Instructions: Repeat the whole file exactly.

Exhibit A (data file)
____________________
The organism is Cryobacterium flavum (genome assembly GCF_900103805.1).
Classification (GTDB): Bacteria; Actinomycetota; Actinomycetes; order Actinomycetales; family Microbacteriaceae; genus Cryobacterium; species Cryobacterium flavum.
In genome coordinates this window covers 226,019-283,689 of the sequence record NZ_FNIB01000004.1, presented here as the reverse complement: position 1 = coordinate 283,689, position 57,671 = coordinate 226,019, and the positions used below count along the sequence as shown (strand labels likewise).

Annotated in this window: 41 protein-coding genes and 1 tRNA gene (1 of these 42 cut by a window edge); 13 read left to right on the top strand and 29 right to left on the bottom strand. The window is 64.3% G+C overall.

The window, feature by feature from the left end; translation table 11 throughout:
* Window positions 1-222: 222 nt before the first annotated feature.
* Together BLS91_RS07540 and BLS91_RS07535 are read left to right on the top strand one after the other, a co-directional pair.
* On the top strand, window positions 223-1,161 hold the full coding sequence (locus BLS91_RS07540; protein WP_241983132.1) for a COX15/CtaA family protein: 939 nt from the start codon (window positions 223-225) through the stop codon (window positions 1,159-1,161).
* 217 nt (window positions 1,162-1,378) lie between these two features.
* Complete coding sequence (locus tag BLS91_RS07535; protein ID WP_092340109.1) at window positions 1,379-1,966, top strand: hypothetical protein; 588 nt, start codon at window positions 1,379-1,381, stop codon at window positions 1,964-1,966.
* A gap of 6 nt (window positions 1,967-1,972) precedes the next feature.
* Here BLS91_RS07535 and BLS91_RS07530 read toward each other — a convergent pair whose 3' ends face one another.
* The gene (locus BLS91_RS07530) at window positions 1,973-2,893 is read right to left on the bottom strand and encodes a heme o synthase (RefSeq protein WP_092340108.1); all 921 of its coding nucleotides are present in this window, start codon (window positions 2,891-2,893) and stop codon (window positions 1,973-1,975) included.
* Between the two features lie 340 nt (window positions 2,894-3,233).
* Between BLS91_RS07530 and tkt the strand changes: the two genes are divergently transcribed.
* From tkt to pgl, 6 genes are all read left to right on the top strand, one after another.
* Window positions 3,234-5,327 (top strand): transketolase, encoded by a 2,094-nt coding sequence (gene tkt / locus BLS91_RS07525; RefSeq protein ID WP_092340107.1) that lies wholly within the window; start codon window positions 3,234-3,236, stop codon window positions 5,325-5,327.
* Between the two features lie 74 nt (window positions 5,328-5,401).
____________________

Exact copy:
The organism is Cryobacterium flavum (genome assembly GCF_900103805.1).
Classification (GTDB): Bacteria; Actinomycetota; Actinomycetes; order Actinomycetales; family Microbacteriaceae; genus Cryobacterium; species Cryobacterium flavum.
In genome coordinates this window covers 226,019-283,689 of the sequence record NZ_FNIB01000004.1, presented here as the reverse complement: position 1 = coordinate 283,689, position 57,671 = coordinate 226,019, and the positions used below count along the sequence as shown (strand labels likewise).

Annotated in this window: 41 protein-coding genes and 1 tRNA gene (1 of these 42 cut by a window edge); 13 read left to right on the top strand and 29 right to left on the bottom strand. The window is 64.3% G+C overall.

The window, feature by feature from the left end; translation table 11 throughout:
* Window positions 1-222: 222 nt before the first annotated feature.
* Together BLS91_RS07540 and BLS91_RS07535 are read left to right on the top strand one after the other, a co-directional pair.
* On the top strand, window positions 223-1,161 hold the full coding sequence (locus BLS91_RS07540; protein WP_241983132.1) for a COX15/CtaA family protein: 939 nt from the start codon (window positions 223-225) through the stop codon (window positions 1,159-1,161).
* 217 nt (window positions 1,162-1,378) lie between these two features.
* Complete coding sequence (locus tag BLS91_RS07535; protein ID WP_092340109.1) at window positions 1,379-1,966, top strand: hypothetical protein; 588 nt, start codon at window positions 1,379-1,381, stop codon at window positions 1,964-1,966.
* A gap of 6 nt (window positions 1,967-1,972) precedes the next feature.
* Here BLS91_RS07535 and BLS91_RS07530 read toward each other — a convergent pair whose 3' ends face one another.
* The gene (locus BLS91_RS07530) at window positions 1,973-2,893 is read right to left on the bottom strand and encodes a heme o synthase (RefSeq protein WP_092340108.1); all 921 of its coding nucleotides are present in this window, start codon (window positions 2,891-2,893) and stop codon (window positions 1,973-1,975) included.
* Between the two features lie 340 nt (window positions 2,894-3,233).
* Between BLS91_RS07530 and tkt the strand changes: the two genes are divergently transcribed.
* From tkt to pgl, 6 genes are all read left to right on the top strand, one after another.
* Window positions 3,234-5,327 (top strand): transketolase, encoded by a 2,094-nt coding sequence (gene tkt / locus BLS91_RS07525; RefSeq protein ID WP_092340107.1) that lies wholly within the window; start codon window positions 3,234-3,236, stop codon window positions 5,325-5,327.
* Between the two features lie 74 nt (window positions 5,328-5,401).